Teenagers need some freedom. Children need to get out and run in the fresh air. But I admit that I myself am now afraid to use the bike paths near my home because of the incidents which have occurred. Used to be, and it wasn't so long ago, I'd hit the trail in my bike and ride for at least an hour--into the city, out into "the boonies." Then, one of my cousin's teachers was murdered along the path in the very area I considered safe.

When I was in HS the thugs didn't come to the games. Right! They hung out at certain mom-and-pop stores and, actually, here in my area, did no real harm. Others of us went to various school events, and sometimes parents dropped off and picked up, without a care in the world. I guess those days are over!

 
At 11/11/2005 10:11 PM, Blogger Kyle said...

The wussification of America continues. I can understand being protective of smaller children, but a teenager has to do some exploring of their own. There may be danger, but in a nation of 300 million people these few dozen incidents per year are statistically insignificant.

 
At 11/12/2005 12:14 AM, Blogger Esther said...

AOW, this stuns me. My own Silver Spring! At least it wasn't at my old high school. We were always accused of having knife fights (they thought we were tough) but nothing like that ever happened. Now it's a science and math magnet school.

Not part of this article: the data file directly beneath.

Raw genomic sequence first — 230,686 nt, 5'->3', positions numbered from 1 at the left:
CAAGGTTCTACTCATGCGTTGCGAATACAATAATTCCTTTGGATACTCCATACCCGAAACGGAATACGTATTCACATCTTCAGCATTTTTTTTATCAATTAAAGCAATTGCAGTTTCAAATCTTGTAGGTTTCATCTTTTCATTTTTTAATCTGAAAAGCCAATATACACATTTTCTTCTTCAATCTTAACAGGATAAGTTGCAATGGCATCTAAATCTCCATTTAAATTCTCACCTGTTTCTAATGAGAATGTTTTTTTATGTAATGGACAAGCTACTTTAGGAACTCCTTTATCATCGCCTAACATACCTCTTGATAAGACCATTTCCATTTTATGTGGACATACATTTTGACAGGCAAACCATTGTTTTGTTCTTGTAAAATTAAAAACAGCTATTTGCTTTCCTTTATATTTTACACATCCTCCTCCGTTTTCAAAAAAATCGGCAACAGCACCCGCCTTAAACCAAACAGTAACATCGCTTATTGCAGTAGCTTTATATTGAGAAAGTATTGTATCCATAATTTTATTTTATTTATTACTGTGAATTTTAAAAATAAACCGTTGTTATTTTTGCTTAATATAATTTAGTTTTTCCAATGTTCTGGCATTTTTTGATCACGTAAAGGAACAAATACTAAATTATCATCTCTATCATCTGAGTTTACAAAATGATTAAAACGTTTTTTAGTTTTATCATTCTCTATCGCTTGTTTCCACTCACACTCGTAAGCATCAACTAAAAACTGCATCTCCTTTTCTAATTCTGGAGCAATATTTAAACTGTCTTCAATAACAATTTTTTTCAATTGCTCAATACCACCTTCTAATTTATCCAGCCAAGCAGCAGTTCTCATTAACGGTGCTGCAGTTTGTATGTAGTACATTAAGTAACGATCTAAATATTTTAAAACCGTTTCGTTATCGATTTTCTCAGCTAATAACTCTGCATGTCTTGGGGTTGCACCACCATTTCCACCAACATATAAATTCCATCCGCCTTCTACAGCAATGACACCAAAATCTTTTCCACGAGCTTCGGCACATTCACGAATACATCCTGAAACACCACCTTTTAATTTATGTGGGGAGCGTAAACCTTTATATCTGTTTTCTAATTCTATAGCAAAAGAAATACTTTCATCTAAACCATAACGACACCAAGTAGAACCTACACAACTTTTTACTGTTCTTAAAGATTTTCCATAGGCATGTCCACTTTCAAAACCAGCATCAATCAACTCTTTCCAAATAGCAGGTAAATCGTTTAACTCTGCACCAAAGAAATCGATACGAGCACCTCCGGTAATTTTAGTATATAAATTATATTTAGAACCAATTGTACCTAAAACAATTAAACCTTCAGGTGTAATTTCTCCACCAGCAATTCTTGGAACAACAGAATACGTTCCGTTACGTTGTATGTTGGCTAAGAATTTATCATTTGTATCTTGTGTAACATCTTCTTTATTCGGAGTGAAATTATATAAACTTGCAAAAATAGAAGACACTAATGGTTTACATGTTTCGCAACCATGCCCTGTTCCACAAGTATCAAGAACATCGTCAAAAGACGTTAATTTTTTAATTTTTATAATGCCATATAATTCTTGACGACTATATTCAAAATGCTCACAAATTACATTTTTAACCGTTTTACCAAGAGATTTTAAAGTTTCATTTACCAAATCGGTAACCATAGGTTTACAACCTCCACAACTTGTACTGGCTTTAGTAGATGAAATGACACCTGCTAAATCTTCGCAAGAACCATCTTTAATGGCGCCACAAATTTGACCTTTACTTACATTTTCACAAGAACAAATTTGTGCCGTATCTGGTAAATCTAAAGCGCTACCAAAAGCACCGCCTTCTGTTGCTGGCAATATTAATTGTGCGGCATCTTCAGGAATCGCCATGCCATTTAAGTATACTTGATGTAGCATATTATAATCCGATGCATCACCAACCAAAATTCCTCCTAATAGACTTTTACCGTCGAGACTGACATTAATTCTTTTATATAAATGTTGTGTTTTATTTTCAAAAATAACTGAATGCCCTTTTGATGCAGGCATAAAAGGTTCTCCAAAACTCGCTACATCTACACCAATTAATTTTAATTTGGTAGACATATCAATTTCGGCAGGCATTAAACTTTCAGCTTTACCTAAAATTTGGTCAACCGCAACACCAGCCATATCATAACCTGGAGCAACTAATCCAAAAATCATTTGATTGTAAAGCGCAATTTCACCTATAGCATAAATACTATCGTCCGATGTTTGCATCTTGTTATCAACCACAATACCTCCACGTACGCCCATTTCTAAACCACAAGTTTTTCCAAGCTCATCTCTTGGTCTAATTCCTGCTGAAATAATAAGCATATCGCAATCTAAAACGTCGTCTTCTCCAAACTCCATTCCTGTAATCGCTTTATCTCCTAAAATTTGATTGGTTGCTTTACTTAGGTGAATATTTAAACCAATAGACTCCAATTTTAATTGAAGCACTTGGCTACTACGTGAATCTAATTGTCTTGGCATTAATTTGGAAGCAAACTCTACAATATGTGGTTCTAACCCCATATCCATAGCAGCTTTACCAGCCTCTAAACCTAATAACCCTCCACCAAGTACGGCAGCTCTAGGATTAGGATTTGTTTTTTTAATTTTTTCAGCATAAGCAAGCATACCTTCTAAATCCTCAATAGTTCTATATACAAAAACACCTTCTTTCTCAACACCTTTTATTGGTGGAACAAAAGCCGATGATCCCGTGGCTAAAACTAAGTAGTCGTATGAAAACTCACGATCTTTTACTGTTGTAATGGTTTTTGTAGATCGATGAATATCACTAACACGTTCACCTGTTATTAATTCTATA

I always had football games to attend during the weekend days. I don't think we had many on Friday nights. But how sad kids have to worry about that now too.

 
At 12/18/2010 1:19 AM, Anonymous jhon said...

there has been one traumatic experience that other people do not have. It is Tap Day—the tense afternoon in May when members of the junior class gather to await the whack on the back that will send 90 of them to the six great Senior societies. William Howard Taft had sweated it out (he went Skull & Bones); so had his son Robert (Bones), and Robert's political adversary, Dean Acheson (Scroll & Key). Even that fictional stalwart. Dink Stover (Bones), had trembled at the thought of Tap Day: "The morning was interminable, a horror. They did not even joke about the approaching ordeal. No one was so sure of election but that the possible rejection of some chum cast its gloom over the day."sena smh10